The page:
Senate Democrats Walked Out Of The Kavanaugh Committee Meeting In Protest — VIDEO
A meeting on Brett Kavanaugh's nomination has been held despite calls for a delay, but many members of the Senate Judiciary Committee still put up a fight. On Friday morning, several Senate Democrats walked out of the Kavanaugh committee meeting and refused to participate in a scheduling vote in protest.
In typical Senate bureaucratic fashion, an extended series of votes must take place before Kavanaugh's final confirmation vote occurs with the full Senate. The chamber's Judiciary Committee will first hold a preliminary vote, but before that, there's also a vote to schedule that vote. That's what was supposed to happen at 9:30 ET on Friday morning when Democratic senators held their protest.
It began with Sen. Amy Klobuchar from Minnesota and Sen. Mazie Hirono from Hawaii, who verbally expressed their opposition to the process when they were asked for their vote. "I strongly object!" Hirono declared. "What a railroad job! No, no, NO!"
New Jersey Sen. Cory Booker and California Sen. Kamala Harris refused to participate at all. They remained silent when their names were called; a Bloomberg video of the moment captures a voice explaining, "They're not answering because this is so unfair, Mr. Chairman." Both looked ahead, stone-faced, while the committee waited several seconds for them to respond.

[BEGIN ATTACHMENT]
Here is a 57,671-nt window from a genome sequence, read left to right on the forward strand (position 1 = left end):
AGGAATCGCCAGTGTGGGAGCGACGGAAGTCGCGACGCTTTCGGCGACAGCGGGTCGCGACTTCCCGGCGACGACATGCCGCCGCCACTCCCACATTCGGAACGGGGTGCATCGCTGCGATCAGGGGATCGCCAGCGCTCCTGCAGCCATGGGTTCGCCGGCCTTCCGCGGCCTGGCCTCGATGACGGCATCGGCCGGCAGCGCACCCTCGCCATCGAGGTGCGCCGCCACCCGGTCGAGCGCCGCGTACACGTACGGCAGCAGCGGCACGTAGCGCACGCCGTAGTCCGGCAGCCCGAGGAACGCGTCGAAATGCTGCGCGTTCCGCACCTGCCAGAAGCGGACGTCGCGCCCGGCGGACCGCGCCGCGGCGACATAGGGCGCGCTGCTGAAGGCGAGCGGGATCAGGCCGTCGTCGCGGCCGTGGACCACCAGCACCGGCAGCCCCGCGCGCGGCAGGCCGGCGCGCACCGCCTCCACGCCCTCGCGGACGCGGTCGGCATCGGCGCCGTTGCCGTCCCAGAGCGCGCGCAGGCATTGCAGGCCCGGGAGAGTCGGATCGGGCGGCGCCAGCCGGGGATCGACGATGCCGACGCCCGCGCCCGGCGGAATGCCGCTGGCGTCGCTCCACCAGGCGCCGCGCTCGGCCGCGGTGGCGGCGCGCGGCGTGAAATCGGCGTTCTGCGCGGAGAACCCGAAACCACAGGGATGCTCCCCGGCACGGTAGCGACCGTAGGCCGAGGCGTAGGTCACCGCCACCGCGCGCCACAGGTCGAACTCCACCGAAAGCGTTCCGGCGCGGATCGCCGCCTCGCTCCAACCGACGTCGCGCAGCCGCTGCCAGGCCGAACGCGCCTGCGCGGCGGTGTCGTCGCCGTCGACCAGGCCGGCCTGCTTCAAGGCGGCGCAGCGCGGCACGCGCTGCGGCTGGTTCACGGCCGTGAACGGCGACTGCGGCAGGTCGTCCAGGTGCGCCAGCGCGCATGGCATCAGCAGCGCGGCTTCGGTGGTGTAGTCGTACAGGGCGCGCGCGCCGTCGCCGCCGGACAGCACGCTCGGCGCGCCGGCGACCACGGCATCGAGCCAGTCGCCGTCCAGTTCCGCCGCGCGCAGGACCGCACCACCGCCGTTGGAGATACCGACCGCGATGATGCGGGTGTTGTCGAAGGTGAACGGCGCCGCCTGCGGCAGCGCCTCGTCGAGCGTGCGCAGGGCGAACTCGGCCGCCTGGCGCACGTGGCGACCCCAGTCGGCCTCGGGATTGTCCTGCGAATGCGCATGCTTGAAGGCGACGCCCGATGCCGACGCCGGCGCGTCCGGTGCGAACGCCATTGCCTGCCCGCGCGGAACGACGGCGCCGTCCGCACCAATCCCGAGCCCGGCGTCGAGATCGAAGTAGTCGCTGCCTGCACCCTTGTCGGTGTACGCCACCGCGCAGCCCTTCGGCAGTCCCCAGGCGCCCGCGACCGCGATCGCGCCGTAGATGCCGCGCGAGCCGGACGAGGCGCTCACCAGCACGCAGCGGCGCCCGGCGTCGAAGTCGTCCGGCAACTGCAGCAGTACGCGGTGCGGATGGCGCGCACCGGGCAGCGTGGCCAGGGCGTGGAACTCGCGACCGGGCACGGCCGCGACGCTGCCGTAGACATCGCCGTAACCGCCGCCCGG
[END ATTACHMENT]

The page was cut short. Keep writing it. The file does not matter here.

Then four of the senators walked out. Harris and Hirono, as well as Sen. Richard Blumenthal and Sen. Sheldon Whitehouse, stood up and walked out of the room while Republican Chairman Chuck Grassley was speaking. He announced that the committee's vote on Kavanaugh was scheduled for 1:30 p.m. ET and then began a statement about Thursday's testimony from Kavanaugh and Dr. Christine Blasey Ford.
"Yesterday's hearing was not a trial, but trials have rules based on common sense notions of fairness and due process, not the other way around," Grassley began, as the senators started to get up and leave. "A person had allegations made against him in a public way and his reputation and livelihood were at stake. It was only fair that his accuser had the burden of proof. In my opinion, this wasn't met."
Distracted by the disruption, Grassley paused to lash out at photographers who were standing up to capture the senators who were exiting: "Maybe you just ought to leave the room if you don't know what the rules are!"
The protesting senators spoke to reporters after the meeting. Harris said that the confirmation process "should not be about raw power influencing the outcome of a decision that is about not only a statement of what we hold as being precious and important in our system of justice, but who will sit for a lifetime on the Supreme Court."
She continued, "This has been about raw power. You're seeing that on display in the hearing this morning; you're seeing that in the process from the beginning. … This is a failure of this body to do what it has always said it is about, which is be deliberative."
Hirono told reporters that the mutual exit had not been planned. "We did not coordinate walking out," she said, and pointed to her chest: "We feel this in here."
The Senate Judiciary Committee's initial vote on Kavanaugh will take place at 1:30 p.m. ET on Friday. After that, the full Senate will begin debating his confirmation before a final vote. USA Today reports that that vote could happen as early as Tuesday.